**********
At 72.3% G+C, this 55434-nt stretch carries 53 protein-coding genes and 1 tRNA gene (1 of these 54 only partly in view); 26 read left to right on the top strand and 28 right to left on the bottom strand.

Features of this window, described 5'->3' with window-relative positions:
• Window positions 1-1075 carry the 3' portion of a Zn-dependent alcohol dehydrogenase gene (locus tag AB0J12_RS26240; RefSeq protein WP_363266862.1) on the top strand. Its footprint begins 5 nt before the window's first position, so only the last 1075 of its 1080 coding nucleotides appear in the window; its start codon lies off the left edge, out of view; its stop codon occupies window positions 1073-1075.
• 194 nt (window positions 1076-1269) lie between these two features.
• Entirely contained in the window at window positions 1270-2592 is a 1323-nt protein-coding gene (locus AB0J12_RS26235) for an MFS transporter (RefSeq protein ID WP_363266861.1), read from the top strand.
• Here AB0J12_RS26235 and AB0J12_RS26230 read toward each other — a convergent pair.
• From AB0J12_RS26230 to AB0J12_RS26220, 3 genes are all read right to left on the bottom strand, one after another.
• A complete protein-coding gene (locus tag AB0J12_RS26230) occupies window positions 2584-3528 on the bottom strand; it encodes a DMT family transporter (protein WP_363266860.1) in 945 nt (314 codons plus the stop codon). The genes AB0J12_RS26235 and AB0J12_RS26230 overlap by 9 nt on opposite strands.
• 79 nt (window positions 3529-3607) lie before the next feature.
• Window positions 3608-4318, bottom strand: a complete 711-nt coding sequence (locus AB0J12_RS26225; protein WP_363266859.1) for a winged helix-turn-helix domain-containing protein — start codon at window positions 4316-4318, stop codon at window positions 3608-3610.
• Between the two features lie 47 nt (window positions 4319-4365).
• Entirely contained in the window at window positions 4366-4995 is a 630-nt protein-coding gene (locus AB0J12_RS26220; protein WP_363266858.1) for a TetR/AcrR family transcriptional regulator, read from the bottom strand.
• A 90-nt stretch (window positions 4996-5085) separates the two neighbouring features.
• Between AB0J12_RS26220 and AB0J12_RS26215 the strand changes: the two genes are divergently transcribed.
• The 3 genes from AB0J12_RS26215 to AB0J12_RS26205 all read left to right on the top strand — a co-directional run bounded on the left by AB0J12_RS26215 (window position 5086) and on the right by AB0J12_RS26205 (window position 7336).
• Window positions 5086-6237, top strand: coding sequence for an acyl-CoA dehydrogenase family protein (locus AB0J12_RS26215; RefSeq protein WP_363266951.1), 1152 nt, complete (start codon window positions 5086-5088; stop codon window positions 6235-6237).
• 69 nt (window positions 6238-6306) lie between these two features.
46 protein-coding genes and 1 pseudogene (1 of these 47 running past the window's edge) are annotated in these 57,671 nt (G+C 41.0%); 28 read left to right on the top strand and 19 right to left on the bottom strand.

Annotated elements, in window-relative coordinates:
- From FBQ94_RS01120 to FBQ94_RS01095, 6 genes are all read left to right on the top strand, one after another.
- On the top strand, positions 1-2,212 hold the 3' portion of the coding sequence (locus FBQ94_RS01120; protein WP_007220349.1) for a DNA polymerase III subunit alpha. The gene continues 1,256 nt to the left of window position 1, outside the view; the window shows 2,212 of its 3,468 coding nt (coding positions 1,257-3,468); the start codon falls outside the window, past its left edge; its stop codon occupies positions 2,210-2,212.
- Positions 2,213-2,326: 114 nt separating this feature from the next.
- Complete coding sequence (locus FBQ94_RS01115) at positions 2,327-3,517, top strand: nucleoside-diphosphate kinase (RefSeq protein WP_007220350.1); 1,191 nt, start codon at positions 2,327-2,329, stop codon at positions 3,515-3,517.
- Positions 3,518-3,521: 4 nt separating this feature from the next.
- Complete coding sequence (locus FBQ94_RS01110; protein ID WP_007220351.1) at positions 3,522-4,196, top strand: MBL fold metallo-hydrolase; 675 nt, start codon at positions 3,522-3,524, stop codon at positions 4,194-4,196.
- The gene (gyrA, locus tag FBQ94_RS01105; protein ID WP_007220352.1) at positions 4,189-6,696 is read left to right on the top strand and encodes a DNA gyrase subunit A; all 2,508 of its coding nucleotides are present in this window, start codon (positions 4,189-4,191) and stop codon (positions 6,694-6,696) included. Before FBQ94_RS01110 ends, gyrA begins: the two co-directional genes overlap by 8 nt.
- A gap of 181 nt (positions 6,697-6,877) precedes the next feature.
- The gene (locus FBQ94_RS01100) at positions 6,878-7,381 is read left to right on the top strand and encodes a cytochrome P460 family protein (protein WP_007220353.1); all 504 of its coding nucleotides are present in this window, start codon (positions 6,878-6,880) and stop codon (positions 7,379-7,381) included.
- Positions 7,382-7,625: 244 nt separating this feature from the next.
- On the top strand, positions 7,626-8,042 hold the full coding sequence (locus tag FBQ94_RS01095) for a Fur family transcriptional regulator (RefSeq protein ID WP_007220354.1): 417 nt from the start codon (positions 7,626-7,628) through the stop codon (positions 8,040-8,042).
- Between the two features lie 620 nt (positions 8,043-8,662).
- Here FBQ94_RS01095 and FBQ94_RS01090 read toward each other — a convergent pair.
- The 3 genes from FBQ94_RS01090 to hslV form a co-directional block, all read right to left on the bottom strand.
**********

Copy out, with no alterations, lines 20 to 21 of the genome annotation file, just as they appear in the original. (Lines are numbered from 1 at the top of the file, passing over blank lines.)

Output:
- From FBQ94_RS01120 to FBQ94_RS01095, 6 genes are all read left to right on the top strand, one after another.
- On the top strand, positions 1-2,212 hold the 3' portion of the coding sequence (locus FBQ94_RS01120; protein WP_007220349.1) for a DNA polymerase III subunit alpha. The gene continues 1,256 nt to the left of window position 1, outside the view; the window shows 2,212 of its 3,468 coding nt (coding positions 1,257-3,468); the start codon falls outside the window, past its left edge; its stop codon occupies positions 2,210-2,212.